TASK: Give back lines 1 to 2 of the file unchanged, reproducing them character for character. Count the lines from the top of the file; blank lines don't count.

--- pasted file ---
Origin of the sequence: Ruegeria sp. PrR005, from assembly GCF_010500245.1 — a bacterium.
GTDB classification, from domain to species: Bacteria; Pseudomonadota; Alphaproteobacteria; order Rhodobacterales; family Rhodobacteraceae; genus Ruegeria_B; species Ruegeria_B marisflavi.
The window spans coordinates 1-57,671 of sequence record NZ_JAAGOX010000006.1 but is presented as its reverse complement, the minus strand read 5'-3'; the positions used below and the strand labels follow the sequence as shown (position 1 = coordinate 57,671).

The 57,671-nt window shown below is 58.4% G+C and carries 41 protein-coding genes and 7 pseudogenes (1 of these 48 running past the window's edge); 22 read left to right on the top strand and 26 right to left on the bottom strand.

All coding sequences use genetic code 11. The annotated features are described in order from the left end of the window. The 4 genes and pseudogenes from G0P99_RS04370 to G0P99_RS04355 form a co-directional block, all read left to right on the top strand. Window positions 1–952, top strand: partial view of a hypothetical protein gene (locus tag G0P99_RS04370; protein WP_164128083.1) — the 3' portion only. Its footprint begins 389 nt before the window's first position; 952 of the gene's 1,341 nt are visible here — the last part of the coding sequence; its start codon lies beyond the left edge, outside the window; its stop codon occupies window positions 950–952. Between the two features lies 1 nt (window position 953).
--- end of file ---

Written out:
Origin of the sequence: Ruegeria sp. PrR005, from assembly GCF_010500245.1 — a bacterium.
GTDB classification, from domain to species: Bacteria; Pseudomonadota; Alphaproteobacteria; order Rhodobacterales; family Rhodobacteraceae; genus Ruegeria_B; species Ruegeria_B marisflavi.